Friends of TC Library luncheon brings together people featured in history of Carissa Plain

The author couldn’t make it, but four people who’s stories are in his book did and that made for a lively discussion of “Another Place and Time: Voices from the Carissa Plains.”

Author Craig Deutsche was unable to make it to today’s book signing at the West Kern Oil Museum but his collaborator, Jackie Czapla, did and talked about how the stories of the people of the North and South Carrisa Plains came together.

Deutsche is recovering from a bout with Valley Fever that landed him in a hospital intensive care unit.

Attending the book-signing luncheon sponsored by the Friends of the Taft College Library were four local people whose stories are in the book: John Miller, Kathleen Buttke and the Loucks brothers – Alden and Jack.

All four added anecdotes about their experiences on the Plains, which are located southwest of Taft.

Czapla, who is coordinator of the Guy L. Goodwin Education Center at what is now known as the Carrizo Plain National Monument, told the packed house in the Museum’s Buena Vista room how she collaborated with Deutsche on the book.

“It was the spring of 2007 when Craig came to me full of energy and said, ‘somebody needs to do a history of this place because there are so many interesting stories here,’” she said.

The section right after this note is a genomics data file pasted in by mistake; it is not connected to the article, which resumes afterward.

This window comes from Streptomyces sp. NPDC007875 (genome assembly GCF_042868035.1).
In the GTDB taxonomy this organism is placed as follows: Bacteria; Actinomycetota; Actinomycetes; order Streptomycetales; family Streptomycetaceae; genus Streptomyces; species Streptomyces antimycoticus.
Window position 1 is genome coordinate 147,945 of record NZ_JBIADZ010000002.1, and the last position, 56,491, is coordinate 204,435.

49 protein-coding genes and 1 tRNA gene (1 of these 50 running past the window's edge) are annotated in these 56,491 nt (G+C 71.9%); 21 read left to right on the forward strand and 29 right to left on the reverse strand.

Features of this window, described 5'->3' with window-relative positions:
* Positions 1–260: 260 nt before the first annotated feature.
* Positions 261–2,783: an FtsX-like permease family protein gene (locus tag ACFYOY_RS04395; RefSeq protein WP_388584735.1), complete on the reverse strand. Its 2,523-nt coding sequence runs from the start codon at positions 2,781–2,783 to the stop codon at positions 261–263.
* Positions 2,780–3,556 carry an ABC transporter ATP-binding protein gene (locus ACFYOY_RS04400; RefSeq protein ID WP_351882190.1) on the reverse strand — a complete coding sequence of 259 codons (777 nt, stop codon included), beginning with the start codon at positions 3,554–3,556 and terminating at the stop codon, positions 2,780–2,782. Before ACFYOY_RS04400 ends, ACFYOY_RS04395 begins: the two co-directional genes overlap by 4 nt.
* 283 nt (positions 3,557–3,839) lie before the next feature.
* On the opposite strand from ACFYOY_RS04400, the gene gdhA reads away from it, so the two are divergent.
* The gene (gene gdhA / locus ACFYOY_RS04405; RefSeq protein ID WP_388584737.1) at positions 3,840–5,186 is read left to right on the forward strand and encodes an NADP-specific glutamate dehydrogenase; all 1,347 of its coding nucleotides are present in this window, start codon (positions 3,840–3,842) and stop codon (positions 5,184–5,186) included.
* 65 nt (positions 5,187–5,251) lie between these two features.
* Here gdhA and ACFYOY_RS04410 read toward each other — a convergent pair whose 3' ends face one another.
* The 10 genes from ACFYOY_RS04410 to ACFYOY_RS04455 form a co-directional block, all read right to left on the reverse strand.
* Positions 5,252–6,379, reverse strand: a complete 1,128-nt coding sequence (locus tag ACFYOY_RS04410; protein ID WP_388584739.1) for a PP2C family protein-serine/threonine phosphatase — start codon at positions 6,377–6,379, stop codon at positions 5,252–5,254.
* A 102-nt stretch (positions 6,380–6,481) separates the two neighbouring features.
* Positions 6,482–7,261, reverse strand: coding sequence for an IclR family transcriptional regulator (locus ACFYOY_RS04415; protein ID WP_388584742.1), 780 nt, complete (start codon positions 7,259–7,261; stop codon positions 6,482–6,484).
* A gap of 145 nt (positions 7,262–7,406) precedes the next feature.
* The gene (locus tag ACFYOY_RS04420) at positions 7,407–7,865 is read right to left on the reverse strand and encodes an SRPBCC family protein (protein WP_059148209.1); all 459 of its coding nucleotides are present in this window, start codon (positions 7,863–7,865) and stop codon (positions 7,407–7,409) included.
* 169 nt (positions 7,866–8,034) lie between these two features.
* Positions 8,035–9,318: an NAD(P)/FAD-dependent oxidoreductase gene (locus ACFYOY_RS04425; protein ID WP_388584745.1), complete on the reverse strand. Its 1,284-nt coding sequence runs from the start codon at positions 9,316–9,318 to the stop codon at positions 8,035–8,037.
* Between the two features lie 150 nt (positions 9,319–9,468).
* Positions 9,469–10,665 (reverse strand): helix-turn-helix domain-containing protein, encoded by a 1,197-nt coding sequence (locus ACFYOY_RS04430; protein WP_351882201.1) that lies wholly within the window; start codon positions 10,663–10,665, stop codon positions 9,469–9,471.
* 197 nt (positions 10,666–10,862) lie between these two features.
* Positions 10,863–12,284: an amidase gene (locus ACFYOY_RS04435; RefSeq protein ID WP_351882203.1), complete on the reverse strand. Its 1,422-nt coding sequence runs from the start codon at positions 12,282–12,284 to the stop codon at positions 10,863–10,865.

Admitting both were technologically challenged, she said, “He bought a computer and we got busy.”

The two of them contacted people who lived and worked on the Plain and set up interviews – more than 130 of them. It was a task that took them to Wyoming, Tennessee and Texas as well as places all over California.

“John Miller was the first interview that we did,” Czapla said. “That was on Nov. 9, 2009. Two years later Craig called and said, ‘you know, I think I’m going to write a book.’”

Their work caught the attention of the San Luis Obispo County Library and Cal Poly State University, which helped get the history published.

Miller, a retired Taft businessman and former member of the Taft College Board of Trustees, helped harvest crops on the Plain from 1937-1941.

The Loucks brothers grew up there, descendants of the Traver Ranch family. Jack is renowned for his Dust Bowl trucks that have been featured at the Oil Museum and other historical venues.

There’s a picture of them on the back cover of the book as boys aiming their cap pistols at the photographer.

Kathleen Buttke is a member of the Hudson family, who ranched on the southeast tip of the South Carrisa Plains. She brought and showed the audience ropes her father, Clifford Hudson, made out of cowhide.

Her great grandfather was a Pony Express rider.

Thirteen members of the Kern County Genealogical Society attended the event.

Loretta Garcia-Lipscomb was presented a plaque as the 2014 Honored Friend of the Friends of the TC Library.